To find out more about Britain's medieval parkland, check out my previous article on the topic.
I have no doubt that anyone who has grown up in Britain will have learnt about the Tudors at school. We know them best for their divorces, their religious indecision and their fondness for beheading people.
They are, however, also famous for their formal gardens and grand palaces. Hampton Court
attracts thousands of visitors each year, as does Longleat
. These attractions deserve such attention, but there is much beyond the walls of the garden that should interest us.
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Hampton Court Palace Gardens
During the sixteenth century, it became much more popular to encircle grand residences with a large park.
In some cases, landowners would remove entire villages in order to enclose the land for their private use. The remains of medieval village Wharram Percy in North Yorkshire can still be seen in the landscape.
The remains of the Norman church at the deserted medieval village of Wharram Percy
Although a few park owners began to convert some of their lands into pasture or arable in this period, the vast majority viewed their park as a landscape of leisure, and this was to set the precedent for many years to come.
As a result of parkland being more closely associated with country homes, aesthetic considerations began to play a bigger role than they had in the Middle Ages.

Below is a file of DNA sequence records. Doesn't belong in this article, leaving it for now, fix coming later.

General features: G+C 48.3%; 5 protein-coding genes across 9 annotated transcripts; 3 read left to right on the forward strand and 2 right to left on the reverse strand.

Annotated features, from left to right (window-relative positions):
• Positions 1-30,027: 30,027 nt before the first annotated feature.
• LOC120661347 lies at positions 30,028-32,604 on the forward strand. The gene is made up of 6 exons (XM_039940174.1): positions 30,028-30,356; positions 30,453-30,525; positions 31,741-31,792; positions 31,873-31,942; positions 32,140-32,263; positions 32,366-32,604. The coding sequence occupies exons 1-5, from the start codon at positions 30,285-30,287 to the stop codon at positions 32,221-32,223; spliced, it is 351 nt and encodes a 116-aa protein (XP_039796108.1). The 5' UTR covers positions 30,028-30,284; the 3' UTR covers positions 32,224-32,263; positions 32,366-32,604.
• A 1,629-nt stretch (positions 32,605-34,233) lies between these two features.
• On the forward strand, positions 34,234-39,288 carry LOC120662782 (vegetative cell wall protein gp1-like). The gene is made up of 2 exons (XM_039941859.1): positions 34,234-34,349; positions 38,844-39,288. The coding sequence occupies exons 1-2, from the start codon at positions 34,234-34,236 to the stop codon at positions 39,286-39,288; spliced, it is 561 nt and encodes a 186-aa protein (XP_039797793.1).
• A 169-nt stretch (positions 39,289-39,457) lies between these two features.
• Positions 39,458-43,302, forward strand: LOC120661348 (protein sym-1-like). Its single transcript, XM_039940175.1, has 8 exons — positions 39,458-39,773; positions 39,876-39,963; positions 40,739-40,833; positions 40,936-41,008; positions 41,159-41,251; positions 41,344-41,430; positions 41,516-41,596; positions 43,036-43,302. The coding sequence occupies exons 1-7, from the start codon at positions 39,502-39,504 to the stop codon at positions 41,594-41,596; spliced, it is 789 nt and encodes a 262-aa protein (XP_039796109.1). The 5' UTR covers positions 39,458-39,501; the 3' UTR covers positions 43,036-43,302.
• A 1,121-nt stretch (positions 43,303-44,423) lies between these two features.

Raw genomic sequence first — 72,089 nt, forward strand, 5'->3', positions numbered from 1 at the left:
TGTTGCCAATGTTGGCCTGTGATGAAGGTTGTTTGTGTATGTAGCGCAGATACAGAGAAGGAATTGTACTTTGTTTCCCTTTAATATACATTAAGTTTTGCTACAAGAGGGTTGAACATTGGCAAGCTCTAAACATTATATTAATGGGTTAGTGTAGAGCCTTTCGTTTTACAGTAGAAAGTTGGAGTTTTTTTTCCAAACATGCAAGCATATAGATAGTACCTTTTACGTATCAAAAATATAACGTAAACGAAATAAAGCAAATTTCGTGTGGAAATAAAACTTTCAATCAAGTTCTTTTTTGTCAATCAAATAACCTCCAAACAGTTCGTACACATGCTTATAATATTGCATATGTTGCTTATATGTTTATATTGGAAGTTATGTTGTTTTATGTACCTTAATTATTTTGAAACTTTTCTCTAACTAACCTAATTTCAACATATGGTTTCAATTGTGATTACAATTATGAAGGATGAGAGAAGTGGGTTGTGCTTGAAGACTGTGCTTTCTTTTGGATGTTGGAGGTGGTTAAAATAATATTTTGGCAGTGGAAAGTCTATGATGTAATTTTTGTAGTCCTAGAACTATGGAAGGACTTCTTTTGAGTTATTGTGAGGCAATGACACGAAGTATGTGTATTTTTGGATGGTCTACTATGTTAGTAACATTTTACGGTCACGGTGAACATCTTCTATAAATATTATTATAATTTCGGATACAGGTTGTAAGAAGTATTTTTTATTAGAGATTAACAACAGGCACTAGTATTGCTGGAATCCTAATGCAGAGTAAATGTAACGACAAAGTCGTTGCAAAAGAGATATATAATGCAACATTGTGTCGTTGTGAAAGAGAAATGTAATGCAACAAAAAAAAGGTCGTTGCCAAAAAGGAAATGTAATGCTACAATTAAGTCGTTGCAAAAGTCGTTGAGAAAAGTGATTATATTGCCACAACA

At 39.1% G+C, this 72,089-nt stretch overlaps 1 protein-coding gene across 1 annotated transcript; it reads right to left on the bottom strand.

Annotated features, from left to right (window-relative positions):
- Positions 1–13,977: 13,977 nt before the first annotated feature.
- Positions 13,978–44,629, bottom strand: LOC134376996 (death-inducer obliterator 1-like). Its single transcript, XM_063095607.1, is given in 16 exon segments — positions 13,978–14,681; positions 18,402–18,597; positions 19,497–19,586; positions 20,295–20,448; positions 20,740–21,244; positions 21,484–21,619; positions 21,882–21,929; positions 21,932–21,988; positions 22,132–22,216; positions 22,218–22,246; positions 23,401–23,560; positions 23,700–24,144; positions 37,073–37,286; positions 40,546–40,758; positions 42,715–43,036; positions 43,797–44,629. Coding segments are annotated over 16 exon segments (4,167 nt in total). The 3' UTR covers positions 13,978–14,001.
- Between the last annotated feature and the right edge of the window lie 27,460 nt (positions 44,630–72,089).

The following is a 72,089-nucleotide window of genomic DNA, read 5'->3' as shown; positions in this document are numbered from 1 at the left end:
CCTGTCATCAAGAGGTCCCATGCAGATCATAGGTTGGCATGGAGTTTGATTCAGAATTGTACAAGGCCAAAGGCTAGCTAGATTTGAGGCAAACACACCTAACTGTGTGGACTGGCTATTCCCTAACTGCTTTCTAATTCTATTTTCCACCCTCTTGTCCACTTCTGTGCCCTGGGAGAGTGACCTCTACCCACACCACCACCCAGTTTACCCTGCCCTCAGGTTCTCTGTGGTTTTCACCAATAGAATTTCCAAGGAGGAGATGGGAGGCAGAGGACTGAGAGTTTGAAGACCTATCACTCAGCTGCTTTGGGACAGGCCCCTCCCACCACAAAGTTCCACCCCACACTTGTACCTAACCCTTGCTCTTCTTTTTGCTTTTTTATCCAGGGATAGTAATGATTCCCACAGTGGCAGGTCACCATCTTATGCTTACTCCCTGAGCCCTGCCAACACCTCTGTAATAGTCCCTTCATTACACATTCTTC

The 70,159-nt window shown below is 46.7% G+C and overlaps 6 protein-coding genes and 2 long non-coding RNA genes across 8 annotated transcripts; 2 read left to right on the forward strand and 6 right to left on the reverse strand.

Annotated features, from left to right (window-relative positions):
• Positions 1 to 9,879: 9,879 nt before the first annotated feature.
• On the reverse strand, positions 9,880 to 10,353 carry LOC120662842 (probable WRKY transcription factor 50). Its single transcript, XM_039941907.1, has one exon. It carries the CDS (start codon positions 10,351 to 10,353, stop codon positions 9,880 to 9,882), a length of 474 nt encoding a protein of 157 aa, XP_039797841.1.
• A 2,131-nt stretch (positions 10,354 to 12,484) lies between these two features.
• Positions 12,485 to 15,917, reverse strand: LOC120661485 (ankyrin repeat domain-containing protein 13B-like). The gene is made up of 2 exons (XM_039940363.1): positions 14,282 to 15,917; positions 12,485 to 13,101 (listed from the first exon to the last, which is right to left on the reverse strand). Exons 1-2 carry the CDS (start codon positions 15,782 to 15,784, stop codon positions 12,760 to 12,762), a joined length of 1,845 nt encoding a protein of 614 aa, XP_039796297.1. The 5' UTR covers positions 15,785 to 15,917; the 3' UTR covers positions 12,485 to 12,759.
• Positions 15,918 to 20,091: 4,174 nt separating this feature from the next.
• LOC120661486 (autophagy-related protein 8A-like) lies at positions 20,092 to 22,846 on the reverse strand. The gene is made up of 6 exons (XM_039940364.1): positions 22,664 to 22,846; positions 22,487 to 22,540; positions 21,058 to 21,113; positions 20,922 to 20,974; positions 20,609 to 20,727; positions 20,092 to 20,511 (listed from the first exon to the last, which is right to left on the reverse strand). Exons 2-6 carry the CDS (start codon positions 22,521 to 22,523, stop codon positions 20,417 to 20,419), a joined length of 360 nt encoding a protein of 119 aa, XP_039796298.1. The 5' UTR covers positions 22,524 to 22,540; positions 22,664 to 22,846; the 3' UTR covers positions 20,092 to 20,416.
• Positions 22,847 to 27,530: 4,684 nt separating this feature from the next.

The park was now also appreciated for its wildlife, its open spaces and its beauty.
The National Trust’s Dunsland Park-
in Devon, once the site of a Tudor house, boasts great opportunities to explore an ancient park and go on wildlife walks.
An image of Dunsland Park from around 1850. The house was destroyed by a fire in 1967
Landscape historians Tom Williamson and Liz Bellamy have said that the sweeping lawns, lakes and clumps of trees that were key features of the Tudor park provided a stylised and sanitised version of the ‘natural’ landscape.
This, in contrast with the ordered pleasure gardens around the house, provided a pleasing prospect to the owners.
Hunting continued to be the top sport, and the status associated with deer ownership persisted from the medieval period.
in Kent was a top hunting spot for Henry VIII.
Now owned by the National Trust, the house and gardens are usually open to the public, though they are currently closed due to coronavirus.
The park remained an overt display of power in this period; the ability to own such vast swathes of land purely for pleasure was a projection of the owner’s wealth and status.
A deer at Knole Park
Changing fashions and developments have meant that most Tudor parks are no longer in existence, but there are plenty of places you can visit to get a better idea of their history.
A 16th century garden remains at Godolphin, Cornwall for example, and a series of original fishponds can be found in the park at Hardwick Hall in Derbyshire.
For the time being, as we try our best to stay at home, perhaps look them up online and learn a little more about their history in anticipation for a visit in the future!